A pregnant voter registers to vote at a polling station in Tehran, Iran, May 19, 2017.(Xinhua photo)
TEHRAN, May 19 (Xinhua) -- In certain areas in the capital city of Iran, long queues outside the polling stations on Friday morning mark the keynote vote for the country's most celebrated election.
The street carnivals of Tehran's night hours over the past few days aimed to cruise the voters to the ballot boxes at 8:00 a.m. local time (0330 GMT) on May 19 to decide on their next president.
"I am responsible for my future. If I do not vote today and the results turn out to contradict my will, I may regret it later," Neda Taherkhani, 26, said excitedly as she changed weight from one foot to the other restlessly.
She politely refused to talk about her choice, but seemed to be resolute at heart on her pick who, Taherkhani confidently contended, is an experienced and responsible politician and knows how to address the values most young people cherish.
"We have no other way, but to endear a tolerant space, to accept each other's existence, to live up with diverse opinions and tastes, then to grow up as a descent mother, father or politician for the good of next generation," Taherkhani, the master's graduate of social science from Tehran's Azad Markazi University, argued.
"I am here with three of my friends, of the same mind, to vote for such values, not merely for nan (bread) and Ab (water), although they are key issues of life as well," Taherkhani said, smiling and standing in the queue outside of the iconic mosque of Tehran, Hosseinieh Ershad, since the early hours when the polls opened.
Iranian Supreme Leader Ayatollah Ali Khamenei hailed the elections as the sign of democracy and urged the Iranians to go to the polling stations to vote at the earliest time.
Some 56 million Iranians are eligible for voting and will choose the next president for a four-year term.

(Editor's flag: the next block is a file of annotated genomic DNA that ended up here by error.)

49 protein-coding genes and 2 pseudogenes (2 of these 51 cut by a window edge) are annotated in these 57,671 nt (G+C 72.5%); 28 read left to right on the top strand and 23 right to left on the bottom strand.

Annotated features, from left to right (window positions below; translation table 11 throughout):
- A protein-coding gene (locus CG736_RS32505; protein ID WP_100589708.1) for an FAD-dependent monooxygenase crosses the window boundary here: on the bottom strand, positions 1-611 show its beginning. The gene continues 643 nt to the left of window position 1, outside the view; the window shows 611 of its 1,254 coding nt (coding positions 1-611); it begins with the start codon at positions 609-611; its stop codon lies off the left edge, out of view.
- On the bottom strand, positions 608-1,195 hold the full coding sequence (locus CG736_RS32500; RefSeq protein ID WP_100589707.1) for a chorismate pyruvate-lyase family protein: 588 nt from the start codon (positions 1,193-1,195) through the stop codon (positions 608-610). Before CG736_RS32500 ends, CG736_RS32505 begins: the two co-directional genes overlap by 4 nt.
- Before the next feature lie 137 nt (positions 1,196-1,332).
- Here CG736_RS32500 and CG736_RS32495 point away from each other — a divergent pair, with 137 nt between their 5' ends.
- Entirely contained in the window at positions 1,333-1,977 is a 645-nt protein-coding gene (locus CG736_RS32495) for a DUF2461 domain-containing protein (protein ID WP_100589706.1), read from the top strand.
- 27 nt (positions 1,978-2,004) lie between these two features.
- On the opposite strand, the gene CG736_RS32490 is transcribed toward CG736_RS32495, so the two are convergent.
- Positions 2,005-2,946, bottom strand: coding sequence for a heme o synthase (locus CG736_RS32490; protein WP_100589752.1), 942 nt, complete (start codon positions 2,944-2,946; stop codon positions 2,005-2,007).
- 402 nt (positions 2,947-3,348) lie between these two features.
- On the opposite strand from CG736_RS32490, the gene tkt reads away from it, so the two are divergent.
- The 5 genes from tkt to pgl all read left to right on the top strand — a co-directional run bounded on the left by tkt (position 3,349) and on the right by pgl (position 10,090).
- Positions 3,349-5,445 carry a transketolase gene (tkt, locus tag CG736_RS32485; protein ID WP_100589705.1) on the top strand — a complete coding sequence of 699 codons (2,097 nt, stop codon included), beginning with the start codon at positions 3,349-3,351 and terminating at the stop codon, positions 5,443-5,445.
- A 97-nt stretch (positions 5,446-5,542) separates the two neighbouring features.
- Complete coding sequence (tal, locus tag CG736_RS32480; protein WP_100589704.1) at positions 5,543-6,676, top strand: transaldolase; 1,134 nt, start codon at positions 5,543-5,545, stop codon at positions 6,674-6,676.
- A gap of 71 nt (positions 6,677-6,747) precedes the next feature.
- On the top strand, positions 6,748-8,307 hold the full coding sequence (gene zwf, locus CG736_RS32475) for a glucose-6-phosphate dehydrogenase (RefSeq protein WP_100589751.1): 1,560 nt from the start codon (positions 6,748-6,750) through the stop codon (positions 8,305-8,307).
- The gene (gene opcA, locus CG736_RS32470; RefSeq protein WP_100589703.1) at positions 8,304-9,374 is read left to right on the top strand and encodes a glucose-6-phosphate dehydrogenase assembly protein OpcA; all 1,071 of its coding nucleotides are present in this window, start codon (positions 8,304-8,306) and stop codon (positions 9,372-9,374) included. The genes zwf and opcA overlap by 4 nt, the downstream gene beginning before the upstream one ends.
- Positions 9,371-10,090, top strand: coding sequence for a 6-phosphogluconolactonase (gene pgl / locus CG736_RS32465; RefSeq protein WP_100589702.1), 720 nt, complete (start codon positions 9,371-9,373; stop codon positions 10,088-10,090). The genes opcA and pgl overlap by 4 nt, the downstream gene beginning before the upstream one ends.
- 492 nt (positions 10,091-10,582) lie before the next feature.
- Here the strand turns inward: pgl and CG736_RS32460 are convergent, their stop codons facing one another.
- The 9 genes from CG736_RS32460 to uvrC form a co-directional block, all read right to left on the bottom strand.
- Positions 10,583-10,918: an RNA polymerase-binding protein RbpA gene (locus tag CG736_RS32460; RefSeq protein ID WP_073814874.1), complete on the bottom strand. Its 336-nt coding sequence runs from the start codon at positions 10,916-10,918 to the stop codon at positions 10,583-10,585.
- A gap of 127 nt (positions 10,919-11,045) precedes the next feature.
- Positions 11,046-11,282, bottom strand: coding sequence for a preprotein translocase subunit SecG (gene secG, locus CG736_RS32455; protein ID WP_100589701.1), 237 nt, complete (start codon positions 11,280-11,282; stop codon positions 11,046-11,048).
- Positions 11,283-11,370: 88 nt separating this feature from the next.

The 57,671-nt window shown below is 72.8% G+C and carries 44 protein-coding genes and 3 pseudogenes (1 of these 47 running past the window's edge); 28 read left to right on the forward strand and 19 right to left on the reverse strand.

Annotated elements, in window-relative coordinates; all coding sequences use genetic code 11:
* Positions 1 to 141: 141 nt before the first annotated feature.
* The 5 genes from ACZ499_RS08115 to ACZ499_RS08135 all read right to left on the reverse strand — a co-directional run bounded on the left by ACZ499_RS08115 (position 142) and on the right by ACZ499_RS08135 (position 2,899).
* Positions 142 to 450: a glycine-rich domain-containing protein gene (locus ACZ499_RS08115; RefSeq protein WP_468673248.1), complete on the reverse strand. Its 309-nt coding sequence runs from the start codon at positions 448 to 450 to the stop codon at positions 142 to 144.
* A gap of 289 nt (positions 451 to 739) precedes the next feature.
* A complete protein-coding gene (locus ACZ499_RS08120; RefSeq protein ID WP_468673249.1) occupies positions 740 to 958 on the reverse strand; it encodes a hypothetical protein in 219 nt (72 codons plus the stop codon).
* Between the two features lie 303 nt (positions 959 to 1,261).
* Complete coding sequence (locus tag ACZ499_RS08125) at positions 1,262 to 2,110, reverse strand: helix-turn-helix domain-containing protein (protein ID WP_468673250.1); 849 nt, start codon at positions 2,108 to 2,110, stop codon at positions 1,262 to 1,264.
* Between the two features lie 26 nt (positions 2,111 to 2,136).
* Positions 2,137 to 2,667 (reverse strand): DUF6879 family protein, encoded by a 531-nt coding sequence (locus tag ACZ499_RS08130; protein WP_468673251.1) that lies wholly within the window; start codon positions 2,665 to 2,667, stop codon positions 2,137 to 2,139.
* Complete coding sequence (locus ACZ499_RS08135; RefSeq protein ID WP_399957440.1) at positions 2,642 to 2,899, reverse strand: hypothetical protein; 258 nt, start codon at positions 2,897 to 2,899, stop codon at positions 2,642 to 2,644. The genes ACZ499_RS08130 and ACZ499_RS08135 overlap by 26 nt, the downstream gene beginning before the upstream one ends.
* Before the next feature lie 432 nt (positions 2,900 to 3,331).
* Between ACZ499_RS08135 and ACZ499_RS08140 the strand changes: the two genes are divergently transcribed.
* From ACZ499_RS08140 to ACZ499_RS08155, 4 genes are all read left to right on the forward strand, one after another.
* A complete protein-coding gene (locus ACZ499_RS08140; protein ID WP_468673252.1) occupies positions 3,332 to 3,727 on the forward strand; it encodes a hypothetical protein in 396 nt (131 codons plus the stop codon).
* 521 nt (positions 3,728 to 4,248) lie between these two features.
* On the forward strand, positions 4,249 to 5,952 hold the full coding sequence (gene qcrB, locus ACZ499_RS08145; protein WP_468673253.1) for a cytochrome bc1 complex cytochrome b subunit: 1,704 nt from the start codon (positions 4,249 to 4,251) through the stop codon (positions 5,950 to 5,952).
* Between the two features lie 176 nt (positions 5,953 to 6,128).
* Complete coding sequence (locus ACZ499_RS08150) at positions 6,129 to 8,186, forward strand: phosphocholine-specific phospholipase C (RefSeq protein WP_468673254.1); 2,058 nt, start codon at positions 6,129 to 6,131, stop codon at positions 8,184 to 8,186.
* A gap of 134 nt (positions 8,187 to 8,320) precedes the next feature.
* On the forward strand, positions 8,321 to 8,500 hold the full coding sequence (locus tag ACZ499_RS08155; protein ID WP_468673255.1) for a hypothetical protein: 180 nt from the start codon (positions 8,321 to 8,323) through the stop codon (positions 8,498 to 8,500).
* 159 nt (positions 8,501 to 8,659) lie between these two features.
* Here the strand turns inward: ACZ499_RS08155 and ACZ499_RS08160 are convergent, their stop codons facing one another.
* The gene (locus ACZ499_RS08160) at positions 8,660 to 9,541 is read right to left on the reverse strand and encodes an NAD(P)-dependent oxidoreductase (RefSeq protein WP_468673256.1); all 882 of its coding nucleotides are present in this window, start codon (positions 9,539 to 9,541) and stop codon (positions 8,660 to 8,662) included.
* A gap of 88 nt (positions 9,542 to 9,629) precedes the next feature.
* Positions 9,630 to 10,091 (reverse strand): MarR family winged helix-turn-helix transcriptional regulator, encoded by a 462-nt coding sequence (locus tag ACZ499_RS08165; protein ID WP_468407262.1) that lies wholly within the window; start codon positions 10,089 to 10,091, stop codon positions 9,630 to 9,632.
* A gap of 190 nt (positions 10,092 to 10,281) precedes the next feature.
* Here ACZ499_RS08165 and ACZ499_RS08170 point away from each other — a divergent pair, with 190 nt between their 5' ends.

On Thursday, Iranian Interior Ministry officially announced the names of incumbent President Hassan Rouhani, Ebrahim Raisi, Mostafa Agha-Mirsalim and Mostafa Hashemi Taba as the four hopefuls for the Friday presidential election.
The prevailing themes of the debates in the current Iranian political scene revolve around either reform-oriented topics or subject matters which principalists, commonly referred to as conservatives, pursue.
Lined up in front of the mosque, Mohsen Namazi, 24, a bank clerk spirited by the high turn-out of the voters, constantly leaned back and forth, right and left, to observe the number of people in the queue and their passion for the occasion.
When asked about his expectation for the voting, he highlighted "promises" and "glory."
"As you see, these people here all pin hopes on the Islamic establishment and its promises for a better society and glory of Iran," he said.
"Regardless of which candidate to secure the required vote, they are faithful to the leader and the values for which the revolution erupted four decades ago," Namazi said.
Namazi's father is a veteran of the 1980s war between Iran and Iraq, and has fought for "the good of the country and the elevation of Islam."
"This election is unique in its nature. It comes after the country has resolved one of its major disputes with America (the nuclear issue), and my father told me that now there is no excuse for any candidate, pertaining to their good performance, in the next term," he said.
"We will not stop questioning, since this is the legacy of those soldiers who sacrificed their body, their only wealth, for the sake of the country," Namazi noted.
The clock of the election day chimed 11: 30 a.m. local time, with eight and half hours left before the scheduled closure of the polls.
Incumbent President Hassan Rouhani and conservative Ebrahim Raisi, the main rivals in the race, are both confidants of the Islamic establishment but represent different schools of political thoughts.
The centrists, led by the Rouhani, are hoping not to lose their current sovereignty over the conservatives.
If no candidate garners more than 50 percent of the votes, a run-off will be held on May 26 between the top two vote-getters.